The third section of the psalm (verses 9-13) indicates that it was composed in thanksgiving for the annual harvest. Yet the thanksgiving section is preceded by two other sections: the first describes worship at the temple (verses 1-4) and the second describes God’s control of the elements (verses 5-8) . The psalmist, by this arrangement, is telling us that the harvest is dependant on the God who answers prayer and is in control of the world.
We can picture the worshippers gathering at the temple with their thoughts focussed on God. They are conscious that they have come together to pay their vows to him (they probably had promised the Lord that if he gave them a good harvest they would thank him publicly at the place of worship). They knew that he had answered that prayer, and receiving such an answer gave them confidence that he would answer other prayers, specifically prayer for the ingathering of the Gentiles (all flesh). So the psalmist describes God as the one who answers past and future prayers.
Yet as they gather for worship, their thoughts seem to be on the purity of God. This can be deduced from the real possibility that they are silent (the first line can be translated, ‘To you belongs silence and praise’). The reason why they are silent is stated in verse 3 – their sinfulness. Perhaps they are waiting for the sacrifices to be offered that would signify that atonement had been made for them. The silence adds to the solemnity of the gathering. David here reminds us that there is a place in God’s worship for silent contemplation of our sinfulness.
Nevertheless, although they are sinful, they also know that they are welcome into God’s presence. He is the one who has initiated the process by choosing them (election) and bringing them near (reconciliation). Now they can remain in his presence and enjoy his goodness (perhaps a reference to the grain offerings which some may have offered out of gratitude for the harvest or maybe a reference to the peace offerings which were eaten within the temple and symbolised that they were at peace with God). All this made them realise that the temple was holy – the idea of holiness is elevation above the mundane (of course, the glory of God makes everything else mundane), and there is nothing so high as the God of grace meeting with his people. The one who is holy meets with the unclean who have been pardoned by him.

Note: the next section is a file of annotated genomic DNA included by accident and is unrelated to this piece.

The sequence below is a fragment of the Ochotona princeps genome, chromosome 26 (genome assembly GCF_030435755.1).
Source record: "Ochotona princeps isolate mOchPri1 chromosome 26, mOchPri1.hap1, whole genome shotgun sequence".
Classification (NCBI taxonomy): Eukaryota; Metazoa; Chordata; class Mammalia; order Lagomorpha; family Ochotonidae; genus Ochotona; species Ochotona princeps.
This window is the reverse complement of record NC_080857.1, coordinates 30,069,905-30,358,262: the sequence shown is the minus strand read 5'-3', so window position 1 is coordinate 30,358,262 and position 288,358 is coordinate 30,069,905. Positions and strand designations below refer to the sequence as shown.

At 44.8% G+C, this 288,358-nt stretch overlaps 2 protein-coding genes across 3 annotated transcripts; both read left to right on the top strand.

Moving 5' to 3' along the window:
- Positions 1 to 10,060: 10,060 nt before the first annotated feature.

In the second section (verses 5-8), the psalmist considers the power of God. His power is seen in the ways in which he answers prayer, particularly in how he provided salvation for Israel, probably from Egypt (v. 5). David’s spiritual logic is interesting – he deduces from Israel’s deliverances that God’s blessing will yet extend to all peoples. Probably he worked out that since God had kept his promise to Abraham about the deliverance of his descendants from Egypt, so he would keep his other promise to Abraham that through his Seed all the nations would be blessed.
In addition to being the Redeemer, God is also the Creator who planted the mountains by his power, who calms the oceans by his power, and controls the nations by his power. Even those who are ignorant of what he did for Israel are aware that there is a supreme being who is in daily control of the world (vv. 6-8), and who every day provides them with items that bring joy and happiness.
The third section (verses 9-13) is concerned with the provision of God for his people. David acknowledges that the Lord had granted a bountiful harvest and thanks him for sending the rain that ensured there would be ample crops. He likens God’s actions to a King in a royal chariot who, wherever it went, provided a rich harvest (v. 11) – a picture of how God delights to give in great abundance from his throne. Such is the supply that even the creation itself – animals and fields – seems to be singing in harmony.
It is always good to think of God’s purity, power and provision whenever we gather to worship him.